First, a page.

Federal officials say the State of Iowa isn’t ready to move the 560,000 Iowans who’re on Medicaid into managed care networks on January 1, 2016. Senator Amanda Ragan, a Democrat from Mason City, has been raising concerns about the move and she’s praising the 60-day delay federal officials are now requiring.
“We thought the roll-out was too fast, too much,” Ragan told Radio Iowa. “This is just telling the state that it really was too fast and too much.”
Ragan said it’s a relief to Iowans who haven’t been able to figure out if their doctor, hospital or caregiver was part of one of the new networks.
“This is really a victory for the recipients and providers,” Ragan said.
Officials in the U.S. Department of Human Services sent Governor Bransad a letter Thursday, indicating they’ll ultimately approve the move, but they will require a 60-day delay to respond to concerns about the speed of the switch.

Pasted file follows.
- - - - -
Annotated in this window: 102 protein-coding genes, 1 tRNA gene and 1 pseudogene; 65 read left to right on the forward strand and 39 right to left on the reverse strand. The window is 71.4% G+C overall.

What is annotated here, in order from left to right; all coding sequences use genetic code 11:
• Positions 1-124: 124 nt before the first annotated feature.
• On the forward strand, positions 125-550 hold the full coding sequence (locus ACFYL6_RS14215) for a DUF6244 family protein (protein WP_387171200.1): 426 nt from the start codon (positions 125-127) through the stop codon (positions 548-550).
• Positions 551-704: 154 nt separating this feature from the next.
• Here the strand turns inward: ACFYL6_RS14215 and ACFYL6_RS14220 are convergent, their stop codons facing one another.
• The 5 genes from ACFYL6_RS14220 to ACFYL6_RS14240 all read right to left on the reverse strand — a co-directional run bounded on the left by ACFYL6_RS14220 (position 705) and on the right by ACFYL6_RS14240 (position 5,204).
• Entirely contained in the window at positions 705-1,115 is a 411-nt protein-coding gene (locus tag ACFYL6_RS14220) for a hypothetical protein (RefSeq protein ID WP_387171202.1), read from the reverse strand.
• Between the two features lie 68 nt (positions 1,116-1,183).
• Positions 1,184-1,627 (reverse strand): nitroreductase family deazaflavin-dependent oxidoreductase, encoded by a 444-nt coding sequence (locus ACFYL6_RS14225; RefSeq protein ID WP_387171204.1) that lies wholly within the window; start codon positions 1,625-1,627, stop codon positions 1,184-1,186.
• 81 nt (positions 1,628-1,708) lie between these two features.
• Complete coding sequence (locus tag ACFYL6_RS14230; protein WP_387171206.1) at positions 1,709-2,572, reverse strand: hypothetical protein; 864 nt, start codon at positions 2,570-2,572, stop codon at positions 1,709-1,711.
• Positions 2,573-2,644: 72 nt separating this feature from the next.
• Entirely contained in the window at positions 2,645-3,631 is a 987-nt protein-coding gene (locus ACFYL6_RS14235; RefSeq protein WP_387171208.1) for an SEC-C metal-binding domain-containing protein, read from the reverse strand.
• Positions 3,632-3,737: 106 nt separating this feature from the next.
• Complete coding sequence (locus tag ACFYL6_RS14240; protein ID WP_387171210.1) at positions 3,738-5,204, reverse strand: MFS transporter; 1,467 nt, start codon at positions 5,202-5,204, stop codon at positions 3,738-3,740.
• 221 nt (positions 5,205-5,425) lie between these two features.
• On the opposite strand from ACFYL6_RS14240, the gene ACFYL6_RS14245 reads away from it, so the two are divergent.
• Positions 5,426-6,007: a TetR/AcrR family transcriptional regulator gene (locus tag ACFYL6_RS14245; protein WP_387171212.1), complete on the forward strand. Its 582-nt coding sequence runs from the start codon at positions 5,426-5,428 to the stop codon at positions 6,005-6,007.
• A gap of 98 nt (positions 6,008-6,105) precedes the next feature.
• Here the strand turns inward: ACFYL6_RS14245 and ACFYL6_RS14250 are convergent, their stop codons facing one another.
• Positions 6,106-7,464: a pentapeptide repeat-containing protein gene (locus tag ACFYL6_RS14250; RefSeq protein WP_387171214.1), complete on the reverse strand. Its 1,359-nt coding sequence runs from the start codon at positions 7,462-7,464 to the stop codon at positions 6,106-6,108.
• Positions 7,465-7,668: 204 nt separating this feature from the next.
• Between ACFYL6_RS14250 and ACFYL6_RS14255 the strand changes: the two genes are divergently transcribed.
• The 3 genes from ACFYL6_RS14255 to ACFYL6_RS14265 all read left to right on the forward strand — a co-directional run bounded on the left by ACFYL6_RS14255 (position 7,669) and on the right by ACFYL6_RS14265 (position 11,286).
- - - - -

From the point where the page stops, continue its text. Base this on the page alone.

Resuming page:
“What we’re hearing from the feds is that they, when they came out here, saw that the systems were not in place, they were not ready for this,” Ragan said. “And so we’re really thrilled to have some time to work with the governor on this.”
Ragan said the checklist of concerns supplied by officials from the Centers for Medicare and Medicaid Services is long, but will ensure the most vulnerable Iowans are well-served by the private companies that will start managing their health care coverage. Federal officials say the governor’s January 1 target date would have caused “serious disruptions” for Iowa Medicaid beneficiaries.
Governor Branstad is stressing that his administration now has a “green light” to implement the switch on March 1st. Branstad says he’s confident switching to private management of the state’s Medicaid program will help improve “patient outcomes” and save the state money.